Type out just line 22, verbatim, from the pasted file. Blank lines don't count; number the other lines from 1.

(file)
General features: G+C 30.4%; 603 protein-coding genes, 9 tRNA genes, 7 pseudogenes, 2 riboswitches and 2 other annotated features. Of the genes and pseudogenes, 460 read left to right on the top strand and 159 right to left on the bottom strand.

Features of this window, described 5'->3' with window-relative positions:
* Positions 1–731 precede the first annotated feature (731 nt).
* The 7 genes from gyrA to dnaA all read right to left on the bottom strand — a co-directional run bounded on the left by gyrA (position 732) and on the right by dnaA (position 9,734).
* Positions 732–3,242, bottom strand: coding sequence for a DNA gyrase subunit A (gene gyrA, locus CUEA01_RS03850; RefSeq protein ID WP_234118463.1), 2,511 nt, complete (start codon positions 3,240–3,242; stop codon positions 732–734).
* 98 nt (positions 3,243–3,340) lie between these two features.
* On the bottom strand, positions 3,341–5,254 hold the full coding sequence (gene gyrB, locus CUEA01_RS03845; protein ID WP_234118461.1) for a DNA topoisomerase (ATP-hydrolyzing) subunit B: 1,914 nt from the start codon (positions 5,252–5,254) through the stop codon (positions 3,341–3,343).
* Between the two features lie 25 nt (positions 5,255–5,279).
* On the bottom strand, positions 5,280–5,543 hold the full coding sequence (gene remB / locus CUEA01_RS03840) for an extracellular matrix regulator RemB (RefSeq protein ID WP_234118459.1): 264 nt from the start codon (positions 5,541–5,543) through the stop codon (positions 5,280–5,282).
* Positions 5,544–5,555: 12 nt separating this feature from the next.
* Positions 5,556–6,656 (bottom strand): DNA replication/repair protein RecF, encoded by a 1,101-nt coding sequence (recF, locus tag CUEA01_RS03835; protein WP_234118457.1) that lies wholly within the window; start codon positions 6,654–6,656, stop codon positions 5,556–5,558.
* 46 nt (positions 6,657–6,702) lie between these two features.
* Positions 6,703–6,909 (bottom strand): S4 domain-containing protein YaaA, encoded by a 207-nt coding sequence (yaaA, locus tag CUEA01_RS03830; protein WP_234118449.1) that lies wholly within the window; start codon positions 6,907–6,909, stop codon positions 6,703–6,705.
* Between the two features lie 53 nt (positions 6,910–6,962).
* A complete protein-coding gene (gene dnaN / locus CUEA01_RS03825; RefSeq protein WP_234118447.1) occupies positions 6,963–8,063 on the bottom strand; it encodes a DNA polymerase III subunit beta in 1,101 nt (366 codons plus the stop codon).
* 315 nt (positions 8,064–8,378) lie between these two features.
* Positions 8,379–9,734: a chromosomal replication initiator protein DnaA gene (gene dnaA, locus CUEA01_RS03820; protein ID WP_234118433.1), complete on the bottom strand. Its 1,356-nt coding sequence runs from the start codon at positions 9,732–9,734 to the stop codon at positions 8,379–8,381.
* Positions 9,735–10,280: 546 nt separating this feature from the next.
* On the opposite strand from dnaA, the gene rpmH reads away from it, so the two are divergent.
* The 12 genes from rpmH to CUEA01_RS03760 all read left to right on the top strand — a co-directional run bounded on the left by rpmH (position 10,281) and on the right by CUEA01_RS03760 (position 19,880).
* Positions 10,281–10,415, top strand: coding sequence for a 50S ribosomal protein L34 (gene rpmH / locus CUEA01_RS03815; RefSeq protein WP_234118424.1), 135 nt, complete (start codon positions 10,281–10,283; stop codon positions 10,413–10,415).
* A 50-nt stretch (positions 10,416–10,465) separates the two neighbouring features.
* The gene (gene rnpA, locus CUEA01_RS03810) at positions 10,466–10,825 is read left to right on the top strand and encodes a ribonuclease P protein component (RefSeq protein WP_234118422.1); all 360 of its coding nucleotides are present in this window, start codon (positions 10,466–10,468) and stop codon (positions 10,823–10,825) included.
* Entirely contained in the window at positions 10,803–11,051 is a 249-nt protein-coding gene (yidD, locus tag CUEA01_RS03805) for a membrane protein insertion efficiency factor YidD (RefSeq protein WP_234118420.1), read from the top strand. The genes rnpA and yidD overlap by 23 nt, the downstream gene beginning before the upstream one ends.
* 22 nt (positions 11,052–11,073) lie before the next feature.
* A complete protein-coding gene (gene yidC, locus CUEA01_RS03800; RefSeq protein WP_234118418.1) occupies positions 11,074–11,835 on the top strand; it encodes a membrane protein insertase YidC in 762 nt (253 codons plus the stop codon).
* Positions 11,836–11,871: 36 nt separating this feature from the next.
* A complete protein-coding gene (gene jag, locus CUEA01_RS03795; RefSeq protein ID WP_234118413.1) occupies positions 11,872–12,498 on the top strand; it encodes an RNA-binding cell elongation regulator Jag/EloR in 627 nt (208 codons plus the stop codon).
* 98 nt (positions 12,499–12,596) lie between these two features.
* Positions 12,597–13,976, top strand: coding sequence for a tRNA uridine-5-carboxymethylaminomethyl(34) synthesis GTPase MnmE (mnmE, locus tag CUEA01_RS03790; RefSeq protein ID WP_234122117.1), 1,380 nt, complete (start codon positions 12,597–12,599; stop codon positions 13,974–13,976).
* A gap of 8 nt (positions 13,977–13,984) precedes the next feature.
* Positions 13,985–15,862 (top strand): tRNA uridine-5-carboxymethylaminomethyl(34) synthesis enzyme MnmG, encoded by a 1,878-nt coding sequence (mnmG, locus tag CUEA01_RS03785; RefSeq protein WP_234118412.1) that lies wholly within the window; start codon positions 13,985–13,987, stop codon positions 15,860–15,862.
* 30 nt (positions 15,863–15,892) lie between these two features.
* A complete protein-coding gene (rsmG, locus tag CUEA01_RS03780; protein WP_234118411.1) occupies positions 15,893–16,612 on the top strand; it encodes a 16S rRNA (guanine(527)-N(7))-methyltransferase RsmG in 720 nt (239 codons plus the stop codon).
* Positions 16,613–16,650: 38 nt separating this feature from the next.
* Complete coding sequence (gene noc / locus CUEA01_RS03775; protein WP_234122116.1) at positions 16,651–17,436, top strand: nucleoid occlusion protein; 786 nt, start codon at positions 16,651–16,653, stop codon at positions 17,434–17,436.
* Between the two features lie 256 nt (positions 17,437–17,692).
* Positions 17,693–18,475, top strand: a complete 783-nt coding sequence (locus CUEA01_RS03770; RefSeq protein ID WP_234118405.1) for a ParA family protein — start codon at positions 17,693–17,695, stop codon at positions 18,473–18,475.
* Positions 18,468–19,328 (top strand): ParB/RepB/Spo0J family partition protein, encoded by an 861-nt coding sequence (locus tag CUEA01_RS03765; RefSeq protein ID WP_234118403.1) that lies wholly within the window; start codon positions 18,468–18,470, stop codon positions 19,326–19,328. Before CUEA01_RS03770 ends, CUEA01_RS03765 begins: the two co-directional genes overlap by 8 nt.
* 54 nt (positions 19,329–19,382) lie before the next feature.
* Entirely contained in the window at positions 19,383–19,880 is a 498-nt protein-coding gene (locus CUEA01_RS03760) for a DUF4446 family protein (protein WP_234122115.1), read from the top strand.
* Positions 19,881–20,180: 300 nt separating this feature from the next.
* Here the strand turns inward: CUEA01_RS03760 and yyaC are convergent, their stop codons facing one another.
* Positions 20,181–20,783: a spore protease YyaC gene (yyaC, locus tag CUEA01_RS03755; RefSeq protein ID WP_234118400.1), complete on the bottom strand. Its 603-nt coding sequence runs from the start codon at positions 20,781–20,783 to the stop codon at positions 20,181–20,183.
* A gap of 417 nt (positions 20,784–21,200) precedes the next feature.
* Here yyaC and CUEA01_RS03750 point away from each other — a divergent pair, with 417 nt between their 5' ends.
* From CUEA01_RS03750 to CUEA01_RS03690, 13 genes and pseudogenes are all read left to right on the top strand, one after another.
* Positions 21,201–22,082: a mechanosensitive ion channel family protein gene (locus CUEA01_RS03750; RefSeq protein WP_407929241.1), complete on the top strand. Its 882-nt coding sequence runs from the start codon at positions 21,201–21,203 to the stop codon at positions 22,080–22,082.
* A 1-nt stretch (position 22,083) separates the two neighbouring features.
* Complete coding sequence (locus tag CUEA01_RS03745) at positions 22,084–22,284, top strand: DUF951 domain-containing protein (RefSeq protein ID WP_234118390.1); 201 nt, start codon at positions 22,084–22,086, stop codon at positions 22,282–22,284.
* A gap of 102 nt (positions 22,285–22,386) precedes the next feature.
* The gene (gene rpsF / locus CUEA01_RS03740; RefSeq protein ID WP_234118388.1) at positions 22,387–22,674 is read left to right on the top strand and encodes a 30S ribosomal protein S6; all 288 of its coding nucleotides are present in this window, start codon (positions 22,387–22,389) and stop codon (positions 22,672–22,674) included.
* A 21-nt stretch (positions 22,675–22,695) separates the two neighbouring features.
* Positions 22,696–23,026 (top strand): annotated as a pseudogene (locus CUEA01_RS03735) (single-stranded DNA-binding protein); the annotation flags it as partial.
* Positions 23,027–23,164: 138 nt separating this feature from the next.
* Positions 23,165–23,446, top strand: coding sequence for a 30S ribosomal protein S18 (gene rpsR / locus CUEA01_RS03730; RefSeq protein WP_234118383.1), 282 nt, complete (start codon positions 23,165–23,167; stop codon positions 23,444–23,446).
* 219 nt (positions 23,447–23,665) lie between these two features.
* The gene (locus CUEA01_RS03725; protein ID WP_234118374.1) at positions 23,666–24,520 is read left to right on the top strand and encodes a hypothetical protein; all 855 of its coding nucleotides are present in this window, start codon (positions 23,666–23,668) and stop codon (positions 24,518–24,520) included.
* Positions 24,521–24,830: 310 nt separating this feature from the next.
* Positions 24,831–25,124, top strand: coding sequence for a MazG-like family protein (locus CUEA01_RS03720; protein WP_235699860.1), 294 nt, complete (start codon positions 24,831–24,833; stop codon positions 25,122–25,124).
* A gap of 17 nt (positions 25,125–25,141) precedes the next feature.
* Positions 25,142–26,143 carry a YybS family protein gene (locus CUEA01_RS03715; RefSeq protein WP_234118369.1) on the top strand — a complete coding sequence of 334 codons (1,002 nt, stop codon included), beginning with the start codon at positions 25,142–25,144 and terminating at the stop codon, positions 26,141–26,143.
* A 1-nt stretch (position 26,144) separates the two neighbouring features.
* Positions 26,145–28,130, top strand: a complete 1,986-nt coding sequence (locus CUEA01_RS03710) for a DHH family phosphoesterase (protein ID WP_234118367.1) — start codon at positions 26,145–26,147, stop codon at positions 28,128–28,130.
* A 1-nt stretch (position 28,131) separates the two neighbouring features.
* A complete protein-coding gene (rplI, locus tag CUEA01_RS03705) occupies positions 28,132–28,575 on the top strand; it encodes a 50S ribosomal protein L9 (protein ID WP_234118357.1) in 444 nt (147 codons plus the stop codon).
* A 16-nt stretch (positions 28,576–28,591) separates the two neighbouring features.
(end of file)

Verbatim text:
* A 50-nt stretch (positions 10,416–10,465) separates the two neighbouring features.